Ether One is a first person adventure that deals with the fragility of the human mind. There are two paths in the world you can choose from. At it’s core is a story exploration path free from puzzles where you can unfold the story at your own pace.
User reviews: Very Positive (234 reviews)
Release Date: Mar 25, 2014

Sign in to add this item to your wishlist, follow it, or mark it as not interested

Buy Ether One

Buy Ether One Deluxe Edition


Recommended By Curators

"It has a melancholy to it, and a wistfulness that I rarely find in games. They kept it grounded, focusing on the loneliness of memories slipping away."
Read the full review here.


“The world of Ether One is a superbly detailed and well thought-out place.”
4/5 – Joystiq

“It’s been just two days since I last player Ether One and I’ve not stopped thinking about it since. I thought about it before I went to bed last night, and the night before. I thought about it when I woke up this morning. I thought about it when I had lunch. So far I’ve sunk 12 hours into a game easily completable in four. I’ve not nearly managed to restore all of the projectors. And I've hardly scratched the surface.”
9/10 – Strategy Informer

“Superb: A hallmark of excellence. There may be flaws, but they are negligible and won't cause massive damage to what is a supreme title.”
9/10 – Destructoid

About This Game

Ether One is a first person adventure that deals with the fragility of the human mind.

There are two paths in the world you can choose from. At its core is a story exploration path free from puzzles where you can unfold the story at your own pace.

There is also a deeper, more adventurous path in which you can complete complex puzzles to restore life changing events of the patients history in order to help the validation of their life.

Parallel paths make Ether One accessible to a range of skilled players. Invite your friends and family around to pick their brains for help taking on challenging environmental puzzles, or soak in the atmosphere of Pinwheel at leisure. From a young age we enjoyed the first person puzzle games that required you to write cryptic notes on spare pieces of paper to unravel mysteries. Ether One aims to bring back pen and paper puzzle solving, whilst still being accessible and optional for people not wanting to get stuck and frustrated on the harder puzzles.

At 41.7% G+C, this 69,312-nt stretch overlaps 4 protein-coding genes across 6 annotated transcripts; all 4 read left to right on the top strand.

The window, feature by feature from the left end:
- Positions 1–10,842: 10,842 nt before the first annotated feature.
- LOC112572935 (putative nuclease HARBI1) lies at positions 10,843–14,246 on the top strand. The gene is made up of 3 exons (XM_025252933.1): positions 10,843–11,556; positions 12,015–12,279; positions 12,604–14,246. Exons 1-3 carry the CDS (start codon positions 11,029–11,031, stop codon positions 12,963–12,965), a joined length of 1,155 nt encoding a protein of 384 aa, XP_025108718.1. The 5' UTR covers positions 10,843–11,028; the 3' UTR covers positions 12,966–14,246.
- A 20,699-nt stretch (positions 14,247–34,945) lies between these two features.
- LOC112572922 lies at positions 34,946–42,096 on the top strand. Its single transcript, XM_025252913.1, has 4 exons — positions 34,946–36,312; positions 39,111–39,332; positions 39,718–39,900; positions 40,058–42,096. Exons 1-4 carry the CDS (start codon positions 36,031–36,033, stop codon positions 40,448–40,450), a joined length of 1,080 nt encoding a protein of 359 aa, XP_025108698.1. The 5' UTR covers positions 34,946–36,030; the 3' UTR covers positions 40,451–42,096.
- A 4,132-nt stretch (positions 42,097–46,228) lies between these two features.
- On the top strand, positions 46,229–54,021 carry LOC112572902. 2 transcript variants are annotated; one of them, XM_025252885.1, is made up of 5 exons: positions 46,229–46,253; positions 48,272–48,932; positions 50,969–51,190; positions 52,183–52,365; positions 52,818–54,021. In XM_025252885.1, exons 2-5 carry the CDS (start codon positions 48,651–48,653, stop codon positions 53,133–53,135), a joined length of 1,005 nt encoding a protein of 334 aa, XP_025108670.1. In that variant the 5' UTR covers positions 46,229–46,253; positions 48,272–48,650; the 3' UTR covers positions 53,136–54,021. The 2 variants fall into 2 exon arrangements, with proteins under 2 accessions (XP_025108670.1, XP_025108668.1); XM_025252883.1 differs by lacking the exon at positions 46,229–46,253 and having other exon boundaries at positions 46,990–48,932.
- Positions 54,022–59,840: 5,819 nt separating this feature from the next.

• First Person Adventure Game.
  • Open narrative exploration in the town of Pinwheel.
  • Optional puzzle solving.
  • Accessible gameplay with additional controller support for players that aren’t as skilled with complex controls.
  • Challenging pen and paper puzzle design you can decrypt at your own pace.

Deluxe Edition

The Ether One Deluxe Edition comes with the Ether One OST, Game Script, & Comics along with a few more goodies. Please note that there is no additional in-game content.

The Ether One Original Soundtrack by Nathaniel-Jorden Apostol features more than 40 minutes of music created exclusively for Ether One. The soundtrack comes with MP3 & FLAC format along with custom artwork for the soundtrack.

MP3 & FLAC format files will be placed in the Ether One folder in the Steam Directory: ...Steam\steamapps\common\EtherOne\Soundtrack

The Ether One game scripts contain all of the spoken dialogue along with some things that got cut from the game. We hope you find it interesting to see how we developed the narrative for Ether One. Please note: These scripts contain spoilers for the game. You may wish to finish Ether One before reading these. We have noted down specifically which game script contain spoilers in the download.

PDF format files will be placed in the Ether One folder in the Steam Directory: ...Steam\steamapps\common\EtherOne\Scripts

The Strange Tale of Byron Spencer was created by Mark Penman & coloured by Andrew Tunney. It provides an alternative fiction for the world of Pinwheel.

PDF format files will be placed in the Ether One folder in the Steam Directory: ...Steam\steamapps\common\EtherOne\Comics

System Requirements

    • OS: Windows Vista, 7 or 8
    • Processor: 2.2+ Ghz Dual-Core
    • Memory: 4 GB RAM
    • Graphics: NVIDIA Geforce GTX 460 or equivalent
    • DirectX: Version 9.0c
    • Hard Drive: 3 GB available space
    • Additional Notes: Windows XP is not supported for Ether One. Laptop equivalent GPU's struggle in comparison to desktop GPU's. VR: Ether One currently only supports the DK1 Oculus developer kit. We're hopefully going to provide updated Oculus support in future updates.
    • OS: Windows Vista, 7 or 8
    • Processor: 2.6+ Ghz Dual-Core
    • Memory: 8 GB RAM
    • Graphics: NVIDIA Geforce GTX 560 or equivalent
    • DirectX: Version 9.0c
    • Hard Drive: 3 GB available space
    • Additional Notes: Windows XP is not supported for Ether One. Laptop equivalent GPU's struggle in comparison to desktop GPU's. VR: Ether One currently only supports the DK1 Oculus developer kit. We're hopefully going to provide updated Oculus support in future updates.
Helpful customer reviews